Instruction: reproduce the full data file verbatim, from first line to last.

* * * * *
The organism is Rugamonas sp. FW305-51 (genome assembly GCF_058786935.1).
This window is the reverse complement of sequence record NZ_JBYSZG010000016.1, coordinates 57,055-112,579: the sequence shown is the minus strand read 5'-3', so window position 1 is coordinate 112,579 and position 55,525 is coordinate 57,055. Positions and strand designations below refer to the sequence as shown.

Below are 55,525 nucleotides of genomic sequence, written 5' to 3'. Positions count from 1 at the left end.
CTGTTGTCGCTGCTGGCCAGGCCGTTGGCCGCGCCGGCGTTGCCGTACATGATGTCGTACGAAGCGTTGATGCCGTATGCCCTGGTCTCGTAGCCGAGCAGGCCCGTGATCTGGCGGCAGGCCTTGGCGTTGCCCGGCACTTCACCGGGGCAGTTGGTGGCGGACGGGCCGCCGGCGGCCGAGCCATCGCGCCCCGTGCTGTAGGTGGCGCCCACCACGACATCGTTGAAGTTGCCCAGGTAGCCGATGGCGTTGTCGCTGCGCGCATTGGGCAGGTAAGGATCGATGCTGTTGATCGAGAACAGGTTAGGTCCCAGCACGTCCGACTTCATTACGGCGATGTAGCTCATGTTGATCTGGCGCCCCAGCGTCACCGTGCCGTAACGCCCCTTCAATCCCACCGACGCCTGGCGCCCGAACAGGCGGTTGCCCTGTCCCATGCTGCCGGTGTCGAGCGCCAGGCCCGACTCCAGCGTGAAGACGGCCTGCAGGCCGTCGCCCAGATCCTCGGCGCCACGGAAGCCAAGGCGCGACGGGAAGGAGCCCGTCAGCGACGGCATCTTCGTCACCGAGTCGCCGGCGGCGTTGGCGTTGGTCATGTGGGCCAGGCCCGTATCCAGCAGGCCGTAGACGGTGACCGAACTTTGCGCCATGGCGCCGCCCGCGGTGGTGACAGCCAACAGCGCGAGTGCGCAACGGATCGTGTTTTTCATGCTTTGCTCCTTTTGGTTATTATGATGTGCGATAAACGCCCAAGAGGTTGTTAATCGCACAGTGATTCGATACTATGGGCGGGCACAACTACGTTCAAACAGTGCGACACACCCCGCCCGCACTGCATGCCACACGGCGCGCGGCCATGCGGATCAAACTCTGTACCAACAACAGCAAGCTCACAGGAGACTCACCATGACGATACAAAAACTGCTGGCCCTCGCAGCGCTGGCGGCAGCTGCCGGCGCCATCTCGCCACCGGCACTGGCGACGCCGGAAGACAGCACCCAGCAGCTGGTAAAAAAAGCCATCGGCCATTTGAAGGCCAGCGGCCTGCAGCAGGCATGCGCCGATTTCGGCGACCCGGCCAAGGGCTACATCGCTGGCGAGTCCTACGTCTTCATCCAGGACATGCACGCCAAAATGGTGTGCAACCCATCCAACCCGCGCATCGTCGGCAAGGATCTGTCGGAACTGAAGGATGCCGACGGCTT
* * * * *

The organism is Rugamonas sp. FW305-51 (genome assembly GCF_058786935.1).
This window is the reverse complement of sequence record NZ_JBYSZG010000016.1, coordinates 57,055-112,579: the sequence shown is the minus strand read 5'-3', so window position 1 is coordinate 112,579 and position 55,525 is coordinate 57,055. Positions and strand designations below refer to the sequence as shown.

Below are 55,525 nucleotides of genomic sequence, written 5' to 3'. Positions count from 1 at the left end.
CTGTTGTCGCTGCTGGCCAGGCCGTTGGCCGCGCCGGCGTTGCCGTACATGATGTCGTACGAAGCGTTGATGCCGTATGCCCTGGTCTCGTAGCCGAGCAGGCCCGTGATCTGGCGGCAGGCCTTGGCGTTGCCCGGCACTTCACCGGGGCAGTTGGTGGCGGACGGGCCGCCGGCGGCCGAGCCATCGCGCCCCGTGCTGTAGGTGGCGCCCACCACGACATCGTTGAAGTTGCCCAGGTAGCCGATGGCGTTGTCGCTGCGCGCATTGGGCAGGTAAGGATCGATGCTGTTGATCGAGAACAGGTTAGGTCCCAGCACGTCCGACTTCATTACGGCGATGTAGCTCATGTTGATCTGGCGCCCCAGCGTCACCGTGCCGTAACGCCCCTTCAATCCCACCGACGCCTGGCGCCCGAACAGGCGGTTGCCCTGTCCCATGCTGCCGGTGTCGAGCGCCAGGCCCGACTCCAGCGTGAAGACGGCCTGCAGGCCGTCGCCCAGATCCTCGGCGCCACGGAAGCCAAGGCGCGACGGGAAGGAGCCCGTCAGCGACGGCATCTTCGTCACCGAGTCGCCGGCGGCGTTGGCGTTGGTCATGTGGGCCAGGCCCGTATCCAGCAGGCCGTAGACGGTGACCGAACTTTGCGCCATGGCGCCGCCCGCGGTGGTGACAGCCAACAGCGCGAGTGCGCAACGGATCGTGTTTTTCATGCTTTGCTCCTTTTGGTTATTATGATGTGCGATAAACGCCCAAGAGGTTGTTAATCGCACAGTGATTCGATACTATGGGCGGGCACAACTACGTTCAAACAGTGCGACACACCCCGCCCGCACTGCATGCCACACGGCGCGCGGCCATGCGGATCAAACTCTGTACCAACAACAGCAAGCTCACAGGAGACTCACCATGACGATACAAAAACTGCTGGCCCTCGCAGCGCTGGCGGCAGCTGCCGGCGCCATCTCGCCACCGGCACTGGCGACGCCGGAAGACAGCACCCAGCAGCTGGTAAAAAAAGCCATCGGCCATTTGAAGGCCAGCGGCCTGCAGCAGGCATGCGCCGATTTCGGCGACCCGGCCAAGGGCTACATCGCTGGCGAGTCCTACGTCTTCATCCAGGACATGCACGCCAAAATGGTGTGCAACCCATCCAACCCGCGCATCGTCGGCAAGGATCTGTCGGAACTGAAGGATGCCGACGGCTT